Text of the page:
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Foods That Trigger Migraines

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  • Use your head: Eating right to avoid migraines

    Use your head: Eating right to avoid migraines

    If you’ve ever had a migraine headache before, you’re probably motivated to do whatever you can to avoid having another. Migraines can cause an intense pulsing or throbbing sensation, often on one side or part of your head. They can also cause other unpleasant symptoms, such as nausea, vomiting, and sensitivity to light or sound. 

    You may be able to lower your chances of experiencing migraine symptoms by adjusting your eating habits. Click through this slideshow to learn how to avoid common triggers in your diet.

  • Hit-and-miss triggers

    Hit-and-miss triggers

    Certain types of foods and drinks may trigger migraines in some people. Some of those foods and drinks may be regular triggers for you. Or they may only occasionally cause symptoms. Something that triggered a migraine for you last month might not cause the same reaction again.

  • Meat and dairy triggers

    Meat and dairy triggers

    Several types of meat, poultry, fish, and dairy products might trigger migraines, due in part to their tyramine and/or nitrate content. Processed meats, including canned, aged, or cured meats, are among the top culprits. To be safe, considering avoiding hot dogs, bologna, sausage, pepperoni, and salami. Cultured dairy products, such as sour cream or buttermilk, may also induce migraines. Popular cheeses, such as cheddar, Swiss, mozzarella, and provolone, can trigger symptoms in some people.

  • Fruit and veggie triggers

    Fruit and veggie triggers

    Fruits and vegetables are essential for a well-balanced diet, but you may need to monitor which types you eat if you experience migraines. Common fruit triggers include raisins, figs, papayas, plums, bananas, and avocados. Overripe bananas and avocados have been found to be especially problematic for people with migraines. Possible vegetable triggers include string beans, snow peas, onions, and raw garlic. A number of other beans have also been identified as possible migraine triggers, including lima, navy, garbanzo, pinto, and pole beans.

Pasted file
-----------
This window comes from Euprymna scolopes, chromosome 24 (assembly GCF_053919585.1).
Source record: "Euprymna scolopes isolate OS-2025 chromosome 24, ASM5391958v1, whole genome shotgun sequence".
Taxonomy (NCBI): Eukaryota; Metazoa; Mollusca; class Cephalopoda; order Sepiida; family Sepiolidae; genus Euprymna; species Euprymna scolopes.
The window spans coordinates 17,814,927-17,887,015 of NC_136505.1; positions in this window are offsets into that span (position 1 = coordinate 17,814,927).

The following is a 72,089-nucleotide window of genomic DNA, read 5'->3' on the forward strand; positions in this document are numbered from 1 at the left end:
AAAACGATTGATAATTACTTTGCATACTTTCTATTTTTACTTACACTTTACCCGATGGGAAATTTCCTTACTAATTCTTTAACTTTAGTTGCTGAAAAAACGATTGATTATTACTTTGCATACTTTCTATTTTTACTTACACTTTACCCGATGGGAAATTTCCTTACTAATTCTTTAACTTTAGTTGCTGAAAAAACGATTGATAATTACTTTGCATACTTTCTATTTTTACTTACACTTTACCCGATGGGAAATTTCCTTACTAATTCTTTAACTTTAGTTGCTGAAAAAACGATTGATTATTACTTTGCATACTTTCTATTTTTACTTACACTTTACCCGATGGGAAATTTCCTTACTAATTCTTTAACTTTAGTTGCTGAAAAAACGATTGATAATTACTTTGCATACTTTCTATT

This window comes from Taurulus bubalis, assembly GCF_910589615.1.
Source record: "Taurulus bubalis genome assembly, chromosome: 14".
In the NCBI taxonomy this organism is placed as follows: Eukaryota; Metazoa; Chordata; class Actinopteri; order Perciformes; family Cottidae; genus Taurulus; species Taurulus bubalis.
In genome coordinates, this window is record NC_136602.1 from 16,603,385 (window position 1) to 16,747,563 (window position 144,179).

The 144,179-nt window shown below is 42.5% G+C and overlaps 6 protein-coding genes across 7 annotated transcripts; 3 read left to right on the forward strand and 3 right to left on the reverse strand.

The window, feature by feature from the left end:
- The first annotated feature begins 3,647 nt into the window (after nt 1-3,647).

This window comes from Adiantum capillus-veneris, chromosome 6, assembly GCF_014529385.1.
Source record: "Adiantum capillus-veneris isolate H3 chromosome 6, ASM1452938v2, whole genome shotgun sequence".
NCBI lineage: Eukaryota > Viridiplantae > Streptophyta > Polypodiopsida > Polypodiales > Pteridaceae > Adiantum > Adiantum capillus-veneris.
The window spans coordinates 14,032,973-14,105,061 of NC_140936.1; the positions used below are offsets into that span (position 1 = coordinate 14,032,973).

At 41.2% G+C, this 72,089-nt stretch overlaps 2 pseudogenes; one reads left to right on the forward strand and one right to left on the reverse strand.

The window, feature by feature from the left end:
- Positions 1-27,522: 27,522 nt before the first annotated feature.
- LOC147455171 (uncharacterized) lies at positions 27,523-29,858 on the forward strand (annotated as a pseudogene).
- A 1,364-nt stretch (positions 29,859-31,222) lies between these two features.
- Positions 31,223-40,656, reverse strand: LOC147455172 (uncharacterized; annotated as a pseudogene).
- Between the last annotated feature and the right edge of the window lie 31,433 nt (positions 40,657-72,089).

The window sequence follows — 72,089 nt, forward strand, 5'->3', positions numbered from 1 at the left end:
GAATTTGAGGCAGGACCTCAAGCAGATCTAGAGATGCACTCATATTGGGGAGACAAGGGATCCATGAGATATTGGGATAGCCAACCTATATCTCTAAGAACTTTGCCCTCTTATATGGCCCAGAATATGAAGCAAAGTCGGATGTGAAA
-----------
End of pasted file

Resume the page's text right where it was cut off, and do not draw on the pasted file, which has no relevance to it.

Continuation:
• Beware of these breads

    Beware of these breads

    Most types of commercial bread aren’t known to bring on migraines. However, sourdough bread and freshly baked yeast bread may trigger symptoms. Any type of cracker or bread product that contains cheese, such as pizza, may also raise your risk of migraines. Rice, barley, bulgur, millet, quinoa, and corn-based products aren’t thought to be triggers.

  • Drinks to dodge

    Drinks to dodge

    Foods aren’t the only things you need to watch out for. Some beverages can also bring on migraines. Products that contain chocolate might trigger migraines for you, so consider avoiding hot chocolate, cocoa, and chocolate milk. Caffeine is another possible trigger, even when you consume it in small amounts, so you may need to limit your consumption of coffee and caffeinated tea. Be cautious about drinking alcoholic beverages as well, particularly beer, red wine, and sherry.

  • Suspect sweets

    Suspect sweets

    If you have a sweet tooth, dessert can be difficult to cut back on. However, you may need to eliminate certain sweets if you want to control your migraines. Desserts containing chocolate or nuts, including chocolate ice cream, cake, pie, or cookies, might be triggers. Mincemeat pie is thought to be a particularly common culprit. You may also experience fewer migraines if you steer clear of dough and pastry products that contain yeast, such as coffee cake.

  • Practice “head-smart” eating habits

    Practice “head-smart” eating habits

    It can be hard to track what might have triggered your migraines. Keeping a food journal can help you create a record of your eating habits. This can help you learn if certain foods in your diet seem to trigger migraine symptoms.

    Simply write down everything you eat and drink for breakfast, lunch, dinner, and snacks every day. Then, after each migraine, look at your journal to see what you ate before your pain came on. For a tech-savvy solution, some smartphone apps allow you to keep a digital record.

  • Put it all together

    Put it all together

    Keeping a food journal can help you learn if any foods or drinks seem to cause your migraine symptoms. In addition to tracking what you consume, you can also use your journal to note when and how often you eat. Low-blood sugar, skipped meals, and fasting may also lead to migraines. By paying close attention to your food choices and habits, you can learn how to remove or reduce migraine triggers in your diet.